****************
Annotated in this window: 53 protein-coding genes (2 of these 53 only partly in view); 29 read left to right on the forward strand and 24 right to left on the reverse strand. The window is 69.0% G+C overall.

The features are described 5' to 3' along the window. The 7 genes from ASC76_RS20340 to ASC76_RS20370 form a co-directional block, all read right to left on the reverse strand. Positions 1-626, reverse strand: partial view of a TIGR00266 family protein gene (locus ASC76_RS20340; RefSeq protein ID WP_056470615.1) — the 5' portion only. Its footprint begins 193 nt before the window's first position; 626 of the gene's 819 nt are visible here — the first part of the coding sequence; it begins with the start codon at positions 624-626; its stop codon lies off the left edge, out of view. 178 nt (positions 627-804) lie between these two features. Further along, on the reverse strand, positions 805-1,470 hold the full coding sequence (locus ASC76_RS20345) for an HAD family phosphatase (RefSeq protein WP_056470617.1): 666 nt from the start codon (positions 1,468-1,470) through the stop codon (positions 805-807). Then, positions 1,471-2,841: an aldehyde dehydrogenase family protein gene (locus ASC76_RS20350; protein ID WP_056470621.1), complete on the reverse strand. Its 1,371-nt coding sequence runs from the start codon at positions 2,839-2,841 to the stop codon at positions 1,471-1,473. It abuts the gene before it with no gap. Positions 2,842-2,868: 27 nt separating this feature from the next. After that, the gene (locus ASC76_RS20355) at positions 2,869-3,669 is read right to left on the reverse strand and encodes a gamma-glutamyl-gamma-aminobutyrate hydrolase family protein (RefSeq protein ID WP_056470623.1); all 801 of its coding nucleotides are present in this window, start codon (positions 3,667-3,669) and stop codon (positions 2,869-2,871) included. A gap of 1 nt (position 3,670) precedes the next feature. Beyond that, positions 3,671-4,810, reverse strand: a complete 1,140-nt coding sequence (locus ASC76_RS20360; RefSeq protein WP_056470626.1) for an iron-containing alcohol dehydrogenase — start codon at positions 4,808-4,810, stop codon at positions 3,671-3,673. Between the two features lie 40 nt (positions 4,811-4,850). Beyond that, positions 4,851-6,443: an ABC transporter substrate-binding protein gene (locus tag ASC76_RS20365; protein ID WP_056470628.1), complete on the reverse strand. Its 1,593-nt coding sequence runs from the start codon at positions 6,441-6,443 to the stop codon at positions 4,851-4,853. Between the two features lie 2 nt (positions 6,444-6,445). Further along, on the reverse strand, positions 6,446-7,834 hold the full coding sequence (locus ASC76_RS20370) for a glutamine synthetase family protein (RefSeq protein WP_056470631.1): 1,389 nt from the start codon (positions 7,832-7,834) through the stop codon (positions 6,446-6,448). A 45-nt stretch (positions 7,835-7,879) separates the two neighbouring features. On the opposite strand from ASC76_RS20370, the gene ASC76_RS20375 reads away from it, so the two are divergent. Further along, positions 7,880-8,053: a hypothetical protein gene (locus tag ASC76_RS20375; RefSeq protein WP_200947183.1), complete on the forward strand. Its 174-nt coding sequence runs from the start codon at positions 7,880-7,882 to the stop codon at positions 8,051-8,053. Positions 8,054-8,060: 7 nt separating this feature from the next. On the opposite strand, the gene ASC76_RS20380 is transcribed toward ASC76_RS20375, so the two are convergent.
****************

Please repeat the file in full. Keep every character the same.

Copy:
Annotated in this window: 53 protein-coding genes (2 of these 53 only partly in view); 29 read left to right on the forward strand and 24 right to left on the reverse strand. The window is 69.0% G+C overall.

The features are described 5' to 3' along the window. The 7 genes from ASC76_RS20340 to ASC76_RS20370 form a co-directional block, all read right to left on the reverse strand. Positions 1-626, reverse strand: partial view of a TIGR00266 family protein gene (locus ASC76_RS20340; RefSeq protein ID WP_056470615.1) — the 5' portion only. Its footprint begins 193 nt before the window's first position; 626 of the gene's 819 nt are visible here — the first part of the coding sequence; it begins with the start codon at positions 624-626; its stop codon lies off the left edge, out of view. 178 nt (positions 627-804) lie between these two features. Further along, on the reverse strand, positions 805-1,470 hold the full coding sequence (locus ASC76_RS20345) for an HAD family phosphatase (RefSeq protein WP_056470617.1): 666 nt from the start codon (positions 1,468-1,470) through the stop codon (positions 805-807). Then, positions 1,471-2,841: an aldehyde dehydrogenase family protein gene (locus ASC76_RS20350; protein ID WP_056470621.1), complete on the reverse strand. Its 1,371-nt coding sequence runs from the start codon at positions 2,839-2,841 to the stop codon at positions 1,471-1,473. It abuts the gene before it with no gap. Positions 2,842-2,868: 27 nt separating this feature from the next. After that, the gene (locus ASC76_RS20355) at positions 2,869-3,669 is read right to left on the reverse strand and encodes a gamma-glutamyl-gamma-aminobutyrate hydrolase family protein (RefSeq protein ID WP_056470623.1); all 801 of its coding nucleotides are present in this window, start codon (positions 3,667-3,669) and stop codon (positions 2,869-2,871) included. A gap of 1 nt (position 3,670) precedes the next feature. Beyond that, positions 3,671-4,810, reverse strand: a complete 1,140-nt coding sequence (locus ASC76_RS20360; RefSeq protein WP_056470626.1) for an iron-containing alcohol dehydrogenase — start codon at positions 4,808-4,810, stop codon at positions 3,671-3,673. Between the two features lie 40 nt (positions 4,811-4,850). Beyond that, positions 4,851-6,443: an ABC transporter substrate-binding protein gene (locus tag ASC76_RS20365; protein ID WP_056470628.1), complete on the reverse strand. Its 1,593-nt coding sequence runs from the start codon at positions 6,441-6,443 to the stop codon at positions 4,851-4,853. Between the two features lie 2 nt (positions 6,444-6,445). Further along, on the reverse strand, positions 6,446-7,834 hold the full coding sequence (locus ASC76_RS20370) for a glutamine synthetase family protein (RefSeq protein WP_056470631.1): 1,389 nt from the start codon (positions 7,832-7,834) through the stop codon (positions 6,446-6,448). A 45-nt stretch (positions 7,835-7,879) separates the two neighbouring features. On the opposite strand from ASC76_RS20370, the gene ASC76_RS20375 reads away from it, so the two are divergent. Further along, positions 7,880-8,053: a hypothetical protein gene (locus tag ASC76_RS20375; RefSeq protein WP_200947183.1), complete on the forward strand. Its 174-nt coding sequence runs from the start codon at positions 7,880-7,882 to the stop codon at positions 8,051-8,053. Positions 8,054-8,060: 7 nt separating this feature from the next. On the opposite strand, the gene ASC76_RS20380 is transcribed toward ASC76_RS20375, so the two are convergent.